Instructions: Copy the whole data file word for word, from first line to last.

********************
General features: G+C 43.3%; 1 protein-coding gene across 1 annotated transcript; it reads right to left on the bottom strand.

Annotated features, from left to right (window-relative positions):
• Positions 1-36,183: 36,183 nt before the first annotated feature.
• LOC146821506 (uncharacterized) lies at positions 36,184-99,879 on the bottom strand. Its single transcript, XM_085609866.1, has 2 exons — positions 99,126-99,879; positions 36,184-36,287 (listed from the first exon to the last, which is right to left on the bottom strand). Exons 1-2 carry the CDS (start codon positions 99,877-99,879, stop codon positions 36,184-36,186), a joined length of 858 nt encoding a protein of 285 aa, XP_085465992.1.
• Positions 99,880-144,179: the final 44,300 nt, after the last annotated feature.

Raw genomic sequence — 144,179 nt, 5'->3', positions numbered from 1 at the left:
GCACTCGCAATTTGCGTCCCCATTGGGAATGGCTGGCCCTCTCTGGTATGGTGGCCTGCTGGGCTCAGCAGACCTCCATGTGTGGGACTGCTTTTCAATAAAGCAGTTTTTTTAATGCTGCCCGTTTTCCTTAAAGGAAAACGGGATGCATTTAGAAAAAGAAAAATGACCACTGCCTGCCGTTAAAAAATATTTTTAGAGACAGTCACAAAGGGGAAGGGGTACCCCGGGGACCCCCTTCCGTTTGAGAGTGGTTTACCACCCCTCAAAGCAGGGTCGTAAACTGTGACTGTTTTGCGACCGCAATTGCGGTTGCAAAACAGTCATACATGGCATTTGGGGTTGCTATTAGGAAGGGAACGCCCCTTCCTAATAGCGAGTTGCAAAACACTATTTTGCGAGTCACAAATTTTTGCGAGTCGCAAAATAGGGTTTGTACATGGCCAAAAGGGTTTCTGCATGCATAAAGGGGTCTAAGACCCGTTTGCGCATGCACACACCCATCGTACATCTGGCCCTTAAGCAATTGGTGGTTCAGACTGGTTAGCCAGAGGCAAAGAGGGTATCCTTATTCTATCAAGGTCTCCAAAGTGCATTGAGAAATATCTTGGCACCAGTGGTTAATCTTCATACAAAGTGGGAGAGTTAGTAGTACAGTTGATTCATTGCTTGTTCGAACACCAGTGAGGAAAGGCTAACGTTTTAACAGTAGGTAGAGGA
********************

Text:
General features: G+C 43.3%; 1 protein-coding gene across 1 annotated transcript; it reads right to left on the bottom strand.

Annotated features, from left to right (window-relative positions):
• Positions 1-36,183: 36,183 nt before the first annotated feature.
• LOC146821506 (uncharacterized) lies at positions 36,184-99,879 on the bottom strand. Its single transcript, XM_085609866.1, has 2 exons — positions 99,126-99,879; positions 36,184-36,287 (listed from the first exon to the last, which is right to left on the bottom strand). Exons 1-2 carry the CDS (start codon positions 99,877-99,879, stop codon positions 36,184-36,186), a joined length of 858 nt encoding a protein of 285 aa, XP_085465992.1.
• Positions 99,880-144,179: the final 44,300 nt, after the last annotated feature.

Raw genomic sequence — 144,179 nt, 5'->3', positions numbered from 1 at the left:
GCACTCGCAATTTGCGTCCCCATTGGGAATGGCTGGCCCTCTCTGGTATGGTGGCCTGCTGGGCTCAGCAGACCTCCATGTGTGGGACTGCTTTTCAATAAAGCAGTTTTTTTAATGCTGCCCGTTTTCCTTAAAGGAAAACGGGATGCATTTAGAAAAAGAAAAATGACCACTGCCTGCCGTTAAAAAATATTTTTAGAGACAGTCACAAAGGGGAAGGGGTACCCCGGGGACCCCCTTCCGTTTGAGAGTGGTTTACCACCCCTCAAAGCAGGGTCGTAAACTGTGACTGTTTTGCGACCGCAATTGCGGTTGCAAAACAGTCATACATGGCATTTGGGGTTGCTATTAGGAAGGGAACGCCCCTTCCTAATAGCGAGTTGCAAAACACTATTTTGCGAGTCACAAATTTTTGCGAGTCGCAAAATAGGGTTTGTACATGGCCAAAAGGGTTTCTGCATGCATAAAGGGGTCTAAGACCCGTTTGCGCATGCACACACCCATCGTACATCTGGCCCTTAAGCAATTGGTGGTTCAGACTGGTTAGCCAGAGGCAAAGAGGGTATCCTTATTCTATCAAGGTCTCCAAAGTGCATTGAGAAATATCTTGGCACCAGTGGTTAATCTTCATACAAAGTGGGAGAGTTAGTAGTACAGTTGATTCATTGCTTGTTCGAACACCAGTGAGGAAAGGCTAACGTTTTAACAGTAGGTAGAGGA